Both the applications were heard together by Mulla J. who allowed the plaintiff's application and directed that the suit be removed from the list of summary suits and that it be placed on board for trial as a contested short cause. The defendant appealed. The learned Judges Macleod C. J. and Crump J. upheld a preliminary objection that the appeal was not competent, because the order appealed against was not a judgment. Macleod C. J. observed thus:
"He (Mulla J.) also pointed out that the only result of the amendment would be to deprive the plaintiff of the advantages which would accrue to him from the suit being entered as a summary suit. It would not convert the suit into another suit of a different character. The order under appeal therefore is an order regulating the procedure according to which the suit is to be tried. It does not in any way affect the merits of the questions at issue between the par-ties by determining some right or liability. As Mr. Mulla points out in his 7th Edn. of the Civil Procedure Code page 1046 all the High Courts are agreed that no appeal lies from such an order."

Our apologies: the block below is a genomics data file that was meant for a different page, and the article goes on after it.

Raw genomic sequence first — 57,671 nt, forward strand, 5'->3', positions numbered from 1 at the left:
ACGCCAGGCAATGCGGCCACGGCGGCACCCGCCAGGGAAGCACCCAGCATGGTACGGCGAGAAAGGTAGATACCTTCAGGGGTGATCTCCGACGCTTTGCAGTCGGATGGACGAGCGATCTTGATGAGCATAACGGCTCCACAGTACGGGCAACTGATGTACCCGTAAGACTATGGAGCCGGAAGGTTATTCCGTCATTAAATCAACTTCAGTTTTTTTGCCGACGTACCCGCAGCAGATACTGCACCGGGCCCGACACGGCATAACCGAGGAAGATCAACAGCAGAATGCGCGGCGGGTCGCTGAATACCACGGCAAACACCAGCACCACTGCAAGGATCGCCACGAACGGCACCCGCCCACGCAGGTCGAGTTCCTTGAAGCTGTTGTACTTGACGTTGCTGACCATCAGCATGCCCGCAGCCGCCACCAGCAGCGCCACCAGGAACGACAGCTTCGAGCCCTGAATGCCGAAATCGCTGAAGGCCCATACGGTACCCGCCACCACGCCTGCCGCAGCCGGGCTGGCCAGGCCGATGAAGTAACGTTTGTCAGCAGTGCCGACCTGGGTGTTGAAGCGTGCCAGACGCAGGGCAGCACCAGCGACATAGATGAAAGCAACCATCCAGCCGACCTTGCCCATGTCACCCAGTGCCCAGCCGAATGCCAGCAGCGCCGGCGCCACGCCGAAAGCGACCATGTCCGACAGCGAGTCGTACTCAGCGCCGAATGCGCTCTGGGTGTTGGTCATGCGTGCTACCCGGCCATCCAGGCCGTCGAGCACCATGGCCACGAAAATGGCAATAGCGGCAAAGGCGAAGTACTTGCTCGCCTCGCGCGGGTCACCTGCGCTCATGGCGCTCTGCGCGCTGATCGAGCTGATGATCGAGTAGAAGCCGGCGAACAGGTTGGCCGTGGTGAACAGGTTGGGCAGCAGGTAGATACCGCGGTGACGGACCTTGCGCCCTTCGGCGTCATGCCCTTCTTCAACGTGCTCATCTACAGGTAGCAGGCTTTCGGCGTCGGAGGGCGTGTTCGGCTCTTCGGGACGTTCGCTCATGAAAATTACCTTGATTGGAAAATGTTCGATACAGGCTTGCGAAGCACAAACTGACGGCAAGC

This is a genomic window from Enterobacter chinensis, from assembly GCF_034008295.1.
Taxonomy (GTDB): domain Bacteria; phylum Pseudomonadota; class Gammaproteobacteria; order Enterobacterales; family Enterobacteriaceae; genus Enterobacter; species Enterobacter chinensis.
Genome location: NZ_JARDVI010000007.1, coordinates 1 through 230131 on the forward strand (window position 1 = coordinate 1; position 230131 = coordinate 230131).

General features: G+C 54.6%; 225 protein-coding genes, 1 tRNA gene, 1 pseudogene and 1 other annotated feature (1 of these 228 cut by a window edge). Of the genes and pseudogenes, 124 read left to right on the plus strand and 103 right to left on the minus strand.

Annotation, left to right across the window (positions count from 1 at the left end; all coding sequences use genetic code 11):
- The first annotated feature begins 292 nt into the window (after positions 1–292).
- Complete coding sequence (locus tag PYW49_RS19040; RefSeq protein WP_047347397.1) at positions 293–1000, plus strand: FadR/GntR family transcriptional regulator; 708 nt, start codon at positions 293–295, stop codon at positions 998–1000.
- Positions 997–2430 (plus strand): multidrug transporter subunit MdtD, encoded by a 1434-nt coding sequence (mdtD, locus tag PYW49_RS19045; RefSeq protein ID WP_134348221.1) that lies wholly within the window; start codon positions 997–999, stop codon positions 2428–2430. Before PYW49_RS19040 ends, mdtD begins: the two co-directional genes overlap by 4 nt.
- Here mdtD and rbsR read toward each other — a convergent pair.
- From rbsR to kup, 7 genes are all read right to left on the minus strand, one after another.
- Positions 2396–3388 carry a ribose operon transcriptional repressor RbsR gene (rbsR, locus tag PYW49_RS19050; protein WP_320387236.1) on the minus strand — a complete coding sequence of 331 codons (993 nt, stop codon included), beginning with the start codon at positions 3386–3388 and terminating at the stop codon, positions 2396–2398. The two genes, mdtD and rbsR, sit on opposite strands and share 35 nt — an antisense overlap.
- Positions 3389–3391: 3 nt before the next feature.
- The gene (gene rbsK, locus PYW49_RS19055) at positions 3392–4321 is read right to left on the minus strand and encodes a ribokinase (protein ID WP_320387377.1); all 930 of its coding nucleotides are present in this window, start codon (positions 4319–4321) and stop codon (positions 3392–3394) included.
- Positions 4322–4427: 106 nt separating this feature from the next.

The principle of this case will govern the present case also.
5. I came across a ruling of the Court of Appeal in England in -- 'Sea Insurance Co, Ltd. v. Carr', (1901) 1-Q. B. 7 (I); which made me pause. It was held therein that an appeal will lie to the court of appeal against an order for entry of a cause in the commercial list if it be not a commercial cause. On the plaintiff's application Mathew, J. made an order directing that the action should be transferred to the commercial list. The court of Appeal gave leave to appeal against the order. An objection was taken that the order could not be the subject of an appeal. But the objection was overruled. In my opinion this decision will not be applicable to the present case because the relevant provision in England Is as follows:
"In the King's Bench decisions, except in matters of practice and procedure the appeal from a decision of the Judge at Chambers shall be to a Divisional Court."
It appears that even in matters of practice and procedure an appeal would lie (vide -- 'In re Shoe-smith (1938) 2-K. B. 637 (J)' where it was held that an appeal from an order of a Judge at Chambers giving leave under the Mental Treatment Act of 1930 to bring an action against the orders of a certified institution under the Mental Deficiency Act was an appeal in a matter of practice and procedure and therefore lay to the Court of Appeal).